Check out that Volvo driver.
''SLOW down, dad. Slow down!''
''You're driving too fast!'' It's our daughter. She's seven, she's fearless and on her first drive in our brand-new-to-us, old-to-someone-else car. For the record, I'm doing 50 in a 60 zone and there are no other cars on the road. If there was a policeman with a radar gun, he'd be pulling me over for going too slowly.
''Please, dad. Slow down!''
So I gave the anchors a nudge and dropped back to 30. Jasper sighed with relief.
''What's with the speed, darling?'' I said. ''Why d'you want to go slow?''
''Because, daddy, you're driving a Volvo now.
''You have to drive like an idiot.''
Hmmm, I thought. Either one of the school dads has found out we've crossed to the automotive slow side and told her all Volvo drivers are idiots, or she's heard someone she respects and adores curse Volvo drivers before. A lot. Maybe while in the passenger seat of our old car.
How she came to the opinion that Volvo drivers are idiots is neither here nor there. For all I know, that whole ''Bloody Volvo Driver'' campaign snuck into her subconscious as a two-year-old and it's taken the shock of being in one to set the imagery free.
It's interesting, though. I never thought I'd become one, you know? Not that there's anything wrong with being a ''Bloody Volvo Driver''. Not really. Having swapped notes with my wife, we've both noticed we're driving more carefully than before.
But I do feel less respect from other drivers. Just the other day, some buffoon on a moped was shaking his head at me as
I considered a right-hand turn. He was on a moped, barely a step up from a pushbike. He was wearing one of those trendy faux black leather jackets with Ducati across the back. He gesticulated at the back of my car like he was in Rome and he was cool, with an accent and everything. The nong wasn't even wearing a full-face helmet - what is it with the moped crowd who think they can get around in thongs and shorts? Bitumen doesn't care what you're riding, only what's protecting you.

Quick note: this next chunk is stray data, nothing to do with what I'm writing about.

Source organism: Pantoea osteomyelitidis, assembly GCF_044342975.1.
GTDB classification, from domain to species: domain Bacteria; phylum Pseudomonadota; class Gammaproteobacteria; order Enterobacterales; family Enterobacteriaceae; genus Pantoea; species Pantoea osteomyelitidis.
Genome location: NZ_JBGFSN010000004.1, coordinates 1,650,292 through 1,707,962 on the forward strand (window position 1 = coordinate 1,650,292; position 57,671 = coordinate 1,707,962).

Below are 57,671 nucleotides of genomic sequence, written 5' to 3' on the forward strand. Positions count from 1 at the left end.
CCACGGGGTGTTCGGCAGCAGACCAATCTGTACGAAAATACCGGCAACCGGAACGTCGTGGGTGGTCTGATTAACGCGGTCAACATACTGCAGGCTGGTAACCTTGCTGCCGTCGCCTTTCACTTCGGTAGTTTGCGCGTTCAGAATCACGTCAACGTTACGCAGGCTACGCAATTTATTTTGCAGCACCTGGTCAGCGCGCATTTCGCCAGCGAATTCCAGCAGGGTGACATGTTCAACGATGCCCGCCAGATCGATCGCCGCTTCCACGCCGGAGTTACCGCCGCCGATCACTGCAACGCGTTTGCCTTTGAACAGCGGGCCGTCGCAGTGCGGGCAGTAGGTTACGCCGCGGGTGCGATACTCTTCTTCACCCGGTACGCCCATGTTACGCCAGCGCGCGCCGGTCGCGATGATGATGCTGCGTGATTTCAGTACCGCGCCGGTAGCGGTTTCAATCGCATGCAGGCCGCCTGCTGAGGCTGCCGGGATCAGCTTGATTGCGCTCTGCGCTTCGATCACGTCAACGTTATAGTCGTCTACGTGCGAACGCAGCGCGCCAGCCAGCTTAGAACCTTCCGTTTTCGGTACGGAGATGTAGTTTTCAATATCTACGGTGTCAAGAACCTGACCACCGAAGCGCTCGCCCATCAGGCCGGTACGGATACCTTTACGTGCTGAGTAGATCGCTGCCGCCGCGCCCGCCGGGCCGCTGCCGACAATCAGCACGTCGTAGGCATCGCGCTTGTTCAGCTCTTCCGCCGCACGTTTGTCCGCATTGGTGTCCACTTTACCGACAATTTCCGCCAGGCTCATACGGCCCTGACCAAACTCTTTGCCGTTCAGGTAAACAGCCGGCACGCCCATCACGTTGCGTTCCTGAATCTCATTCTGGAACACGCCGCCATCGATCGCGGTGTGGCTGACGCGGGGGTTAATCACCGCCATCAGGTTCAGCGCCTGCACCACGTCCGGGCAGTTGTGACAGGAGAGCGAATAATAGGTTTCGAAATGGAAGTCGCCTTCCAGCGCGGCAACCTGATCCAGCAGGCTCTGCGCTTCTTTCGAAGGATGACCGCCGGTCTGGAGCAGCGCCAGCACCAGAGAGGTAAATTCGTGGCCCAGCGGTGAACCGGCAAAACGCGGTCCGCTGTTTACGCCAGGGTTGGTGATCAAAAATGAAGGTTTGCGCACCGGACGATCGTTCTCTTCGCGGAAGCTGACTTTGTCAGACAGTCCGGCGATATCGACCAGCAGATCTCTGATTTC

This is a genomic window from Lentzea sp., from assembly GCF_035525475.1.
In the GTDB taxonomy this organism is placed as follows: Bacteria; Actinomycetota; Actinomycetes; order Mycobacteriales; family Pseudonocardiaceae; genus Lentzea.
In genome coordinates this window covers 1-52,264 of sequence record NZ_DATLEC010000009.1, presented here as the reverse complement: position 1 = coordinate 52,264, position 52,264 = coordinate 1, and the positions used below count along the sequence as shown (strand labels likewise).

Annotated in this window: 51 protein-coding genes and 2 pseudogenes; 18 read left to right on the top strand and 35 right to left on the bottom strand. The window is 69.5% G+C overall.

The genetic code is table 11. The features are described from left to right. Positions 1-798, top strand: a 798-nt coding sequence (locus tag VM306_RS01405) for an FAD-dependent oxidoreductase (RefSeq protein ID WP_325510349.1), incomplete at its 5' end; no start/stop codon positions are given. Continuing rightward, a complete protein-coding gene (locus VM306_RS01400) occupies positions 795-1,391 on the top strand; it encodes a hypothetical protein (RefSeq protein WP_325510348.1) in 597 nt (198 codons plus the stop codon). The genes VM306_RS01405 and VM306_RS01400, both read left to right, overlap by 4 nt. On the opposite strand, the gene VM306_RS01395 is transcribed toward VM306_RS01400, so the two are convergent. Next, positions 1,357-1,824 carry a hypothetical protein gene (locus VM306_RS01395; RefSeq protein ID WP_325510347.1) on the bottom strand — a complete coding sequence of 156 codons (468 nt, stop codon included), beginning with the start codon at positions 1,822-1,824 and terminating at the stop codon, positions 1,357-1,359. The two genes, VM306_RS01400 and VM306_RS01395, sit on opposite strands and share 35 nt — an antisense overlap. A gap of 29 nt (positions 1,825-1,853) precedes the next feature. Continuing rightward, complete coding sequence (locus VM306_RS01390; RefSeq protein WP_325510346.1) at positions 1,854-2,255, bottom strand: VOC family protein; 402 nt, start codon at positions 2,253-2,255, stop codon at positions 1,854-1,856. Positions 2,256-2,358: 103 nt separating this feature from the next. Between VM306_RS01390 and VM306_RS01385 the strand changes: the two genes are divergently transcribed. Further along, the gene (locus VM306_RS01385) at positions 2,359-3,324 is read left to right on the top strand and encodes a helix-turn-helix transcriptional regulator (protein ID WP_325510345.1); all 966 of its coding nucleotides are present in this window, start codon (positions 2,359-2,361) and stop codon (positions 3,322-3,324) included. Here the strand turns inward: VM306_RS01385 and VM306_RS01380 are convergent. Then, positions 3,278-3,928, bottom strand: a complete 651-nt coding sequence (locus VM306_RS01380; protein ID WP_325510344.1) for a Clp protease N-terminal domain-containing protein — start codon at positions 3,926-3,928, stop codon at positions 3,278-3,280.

Anyway. He gave me the whole head-shaking Volvo knob-with-the-family-stickers-on-the-back-window action. And I really wanted to say to him - as I checked for the eleventeenth time to see if it was clear to go - that I'm not really a Volvo driver. And I'll scrape the stupid stickers off when I get a chance. And, really, I'm not a bloody Volvo driver because I'm not.
Or I wasn't. But then, on Thursday, when the guy in front of me jumped on his brakes for no apparent reason, I jumped on mine and the hazard lights. It was to warn the guy behind that he should take care. There was a hazard, there was cause for caution.
This would never have happened in our last car. Trading cars shouldn't mean trading driving personalities. Do I cave in to the pressures of the Volvo and finally go to the optometrist for driving glasses? Is it time to buy driving gloves? Get a beret? Grow my hair for a comb-over?
Or is it time to help reinvent the image of the most maligned driver on the road?